Also to our liking was California north of San Francisco, and north of that including the magnificent coast of Oregon. We’ve been asked a few times what are our favorite experiences, our favorite places. Sunrise in the Badlands was pretty damn special, as was sunrise at Mt. Rushmore. But really, the favorite memories are those of little towns, of hidden walks, of green-chili burgers in the desert, of trout in the eddies around the bend. No single big thing stands out. Rather, lots of quiet gentle places and passing smiles, road signs and vistas, the smell of spring and the fall of night snow–those are the things we think about and cling to.
We’ve decided the great Pacific Northwest–and Alaska–are beyond our reach right now. We’ve got another grandchild due in the family in early September, in the mid-Atlantic. We’re going to start heading that a’way in the near future. At the rate we travel, slow and paced, that should be about right.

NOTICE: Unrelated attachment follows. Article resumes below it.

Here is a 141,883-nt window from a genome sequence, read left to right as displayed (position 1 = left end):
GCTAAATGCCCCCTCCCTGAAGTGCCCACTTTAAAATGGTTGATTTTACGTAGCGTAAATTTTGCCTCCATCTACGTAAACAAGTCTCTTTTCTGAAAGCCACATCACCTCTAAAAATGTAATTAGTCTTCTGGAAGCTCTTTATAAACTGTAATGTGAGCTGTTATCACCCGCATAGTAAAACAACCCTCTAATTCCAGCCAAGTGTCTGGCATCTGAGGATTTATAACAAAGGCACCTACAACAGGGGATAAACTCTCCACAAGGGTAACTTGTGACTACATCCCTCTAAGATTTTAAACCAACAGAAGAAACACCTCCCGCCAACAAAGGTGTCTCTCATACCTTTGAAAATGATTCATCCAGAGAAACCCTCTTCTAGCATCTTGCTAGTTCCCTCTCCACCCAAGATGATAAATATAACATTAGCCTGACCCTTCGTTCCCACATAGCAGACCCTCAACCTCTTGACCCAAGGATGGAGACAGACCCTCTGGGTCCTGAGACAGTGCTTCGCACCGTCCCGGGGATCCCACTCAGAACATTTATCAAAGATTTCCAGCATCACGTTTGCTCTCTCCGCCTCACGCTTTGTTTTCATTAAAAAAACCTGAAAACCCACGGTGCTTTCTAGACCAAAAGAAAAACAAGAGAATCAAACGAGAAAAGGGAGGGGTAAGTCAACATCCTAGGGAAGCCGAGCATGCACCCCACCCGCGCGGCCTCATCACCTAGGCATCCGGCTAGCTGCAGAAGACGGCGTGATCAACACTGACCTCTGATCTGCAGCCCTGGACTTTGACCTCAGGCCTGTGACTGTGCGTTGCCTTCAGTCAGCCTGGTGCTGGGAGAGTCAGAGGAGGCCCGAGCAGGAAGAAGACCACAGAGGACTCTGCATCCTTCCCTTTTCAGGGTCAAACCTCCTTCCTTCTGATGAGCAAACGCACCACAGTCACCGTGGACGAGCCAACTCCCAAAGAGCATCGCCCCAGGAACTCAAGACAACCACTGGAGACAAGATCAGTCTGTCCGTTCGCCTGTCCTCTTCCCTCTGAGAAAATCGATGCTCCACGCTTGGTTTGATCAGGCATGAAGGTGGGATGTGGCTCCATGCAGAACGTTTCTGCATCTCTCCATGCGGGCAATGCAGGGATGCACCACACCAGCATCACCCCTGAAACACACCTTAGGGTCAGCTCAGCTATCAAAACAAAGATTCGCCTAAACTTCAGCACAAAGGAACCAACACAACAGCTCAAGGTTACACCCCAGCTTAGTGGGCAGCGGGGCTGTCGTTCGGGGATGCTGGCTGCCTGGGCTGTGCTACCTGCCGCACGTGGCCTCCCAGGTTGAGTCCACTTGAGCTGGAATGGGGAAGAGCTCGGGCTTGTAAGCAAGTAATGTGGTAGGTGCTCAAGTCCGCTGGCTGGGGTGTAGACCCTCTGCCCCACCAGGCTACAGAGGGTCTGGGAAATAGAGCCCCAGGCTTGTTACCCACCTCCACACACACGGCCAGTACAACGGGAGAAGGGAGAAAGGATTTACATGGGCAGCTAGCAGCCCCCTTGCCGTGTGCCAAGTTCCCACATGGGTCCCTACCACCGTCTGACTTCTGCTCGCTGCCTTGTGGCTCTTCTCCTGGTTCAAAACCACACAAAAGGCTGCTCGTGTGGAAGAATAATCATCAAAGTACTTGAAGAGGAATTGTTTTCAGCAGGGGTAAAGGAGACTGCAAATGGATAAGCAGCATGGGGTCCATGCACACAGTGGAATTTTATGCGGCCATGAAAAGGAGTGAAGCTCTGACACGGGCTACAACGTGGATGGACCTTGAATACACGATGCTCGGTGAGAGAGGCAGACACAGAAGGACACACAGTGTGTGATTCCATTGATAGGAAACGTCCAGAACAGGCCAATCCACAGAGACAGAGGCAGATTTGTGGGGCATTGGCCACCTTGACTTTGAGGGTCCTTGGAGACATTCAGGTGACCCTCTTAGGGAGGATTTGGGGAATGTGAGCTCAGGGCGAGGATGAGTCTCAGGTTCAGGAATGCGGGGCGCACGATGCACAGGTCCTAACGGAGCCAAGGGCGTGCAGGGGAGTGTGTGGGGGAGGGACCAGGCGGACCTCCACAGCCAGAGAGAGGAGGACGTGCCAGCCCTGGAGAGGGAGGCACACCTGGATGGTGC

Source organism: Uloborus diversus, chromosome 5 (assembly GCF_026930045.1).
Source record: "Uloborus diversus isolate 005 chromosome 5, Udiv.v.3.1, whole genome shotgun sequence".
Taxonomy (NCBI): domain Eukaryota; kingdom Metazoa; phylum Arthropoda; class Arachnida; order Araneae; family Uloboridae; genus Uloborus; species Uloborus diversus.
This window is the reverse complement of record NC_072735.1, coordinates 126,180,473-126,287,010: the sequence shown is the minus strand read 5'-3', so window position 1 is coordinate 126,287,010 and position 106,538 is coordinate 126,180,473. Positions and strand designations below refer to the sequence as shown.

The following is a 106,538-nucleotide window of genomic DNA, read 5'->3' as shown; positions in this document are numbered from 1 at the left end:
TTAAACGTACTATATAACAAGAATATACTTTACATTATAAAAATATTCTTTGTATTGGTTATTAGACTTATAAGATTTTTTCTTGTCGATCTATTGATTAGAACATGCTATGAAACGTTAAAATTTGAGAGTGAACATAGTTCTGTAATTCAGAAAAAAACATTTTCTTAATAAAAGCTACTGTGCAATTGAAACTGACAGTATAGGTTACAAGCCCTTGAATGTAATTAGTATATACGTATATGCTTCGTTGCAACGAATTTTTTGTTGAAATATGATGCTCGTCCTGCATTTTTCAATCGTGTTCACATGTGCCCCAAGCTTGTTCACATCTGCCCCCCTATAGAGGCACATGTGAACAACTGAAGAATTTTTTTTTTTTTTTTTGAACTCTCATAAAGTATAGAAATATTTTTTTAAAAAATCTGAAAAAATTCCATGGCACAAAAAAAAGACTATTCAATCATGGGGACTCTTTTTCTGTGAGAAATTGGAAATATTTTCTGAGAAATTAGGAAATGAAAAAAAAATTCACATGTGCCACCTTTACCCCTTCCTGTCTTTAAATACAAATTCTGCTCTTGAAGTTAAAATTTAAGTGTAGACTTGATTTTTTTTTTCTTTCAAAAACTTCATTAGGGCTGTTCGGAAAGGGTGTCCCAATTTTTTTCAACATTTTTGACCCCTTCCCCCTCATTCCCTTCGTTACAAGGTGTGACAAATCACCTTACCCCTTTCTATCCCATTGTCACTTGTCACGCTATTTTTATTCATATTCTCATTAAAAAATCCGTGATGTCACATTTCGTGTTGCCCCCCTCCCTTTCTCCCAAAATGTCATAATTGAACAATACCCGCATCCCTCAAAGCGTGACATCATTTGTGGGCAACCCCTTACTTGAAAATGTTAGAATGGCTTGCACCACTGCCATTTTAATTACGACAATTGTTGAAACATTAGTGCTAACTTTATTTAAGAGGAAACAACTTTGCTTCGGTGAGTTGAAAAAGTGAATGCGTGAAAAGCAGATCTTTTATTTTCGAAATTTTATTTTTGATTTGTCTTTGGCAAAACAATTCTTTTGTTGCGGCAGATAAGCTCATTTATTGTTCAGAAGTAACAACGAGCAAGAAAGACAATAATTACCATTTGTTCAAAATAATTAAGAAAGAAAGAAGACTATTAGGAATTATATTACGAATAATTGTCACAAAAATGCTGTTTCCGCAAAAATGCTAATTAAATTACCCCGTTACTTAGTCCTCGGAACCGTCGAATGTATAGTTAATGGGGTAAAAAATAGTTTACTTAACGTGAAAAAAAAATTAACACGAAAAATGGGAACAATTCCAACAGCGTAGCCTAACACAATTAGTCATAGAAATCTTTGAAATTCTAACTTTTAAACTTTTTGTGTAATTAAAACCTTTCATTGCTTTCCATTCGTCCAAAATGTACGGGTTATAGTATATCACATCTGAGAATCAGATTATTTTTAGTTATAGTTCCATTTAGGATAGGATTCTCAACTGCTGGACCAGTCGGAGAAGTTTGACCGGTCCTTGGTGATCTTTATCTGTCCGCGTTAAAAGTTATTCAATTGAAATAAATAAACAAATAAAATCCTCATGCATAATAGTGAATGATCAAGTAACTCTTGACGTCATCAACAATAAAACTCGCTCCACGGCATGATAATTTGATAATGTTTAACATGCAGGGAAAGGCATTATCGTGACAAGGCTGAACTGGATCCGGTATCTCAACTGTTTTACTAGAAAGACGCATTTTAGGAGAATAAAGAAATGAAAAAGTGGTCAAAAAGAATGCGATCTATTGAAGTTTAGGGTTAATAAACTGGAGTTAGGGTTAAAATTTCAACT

It would not be a complete year-end review without a few words about living in a 28′ silver bullet. Make no mistake, living full-time in an Airstream trailer is a decision not for the faint of heart. You must be certain that you and your traveling companion are cut out for such proximity. Too, you have to know what is important and what is not important with respect to your belongings. Airstreams, while aesthetically iconic and built like tanks, are not especially forgiving of the needy. There is not much storage space in an Airstream, and what there is is compromised by the luscious curves of the carriage. Living with 100 things or less is not so terribly difficult if you embrace the ethos of less being more. It is one thing to claim such a thing, another to live it. A year later and I just made a run to Good Will this week and dropped off more stuff we’ve learned to live without. Trust me, there exists no sense of compromise in this situation. Indeed, to the contrary, to know what you truly need in order to live for a year comfortably and without want, is no small thing. It’s a life lesson for us that, I suspect, will inform how we live in the years to come. Anyway, not to get too philosophical about it, suffice it to say, small living can be rewarding. The Airstream, specifically, has served us well. It is not too big, which is helpful in the campgrounds and across mountain passes. Nor is it too small. It affords us everything we need, a bathroom, kitchen, shower, bed, sofa, dinning table. It is well made and there is pleasure in that alone.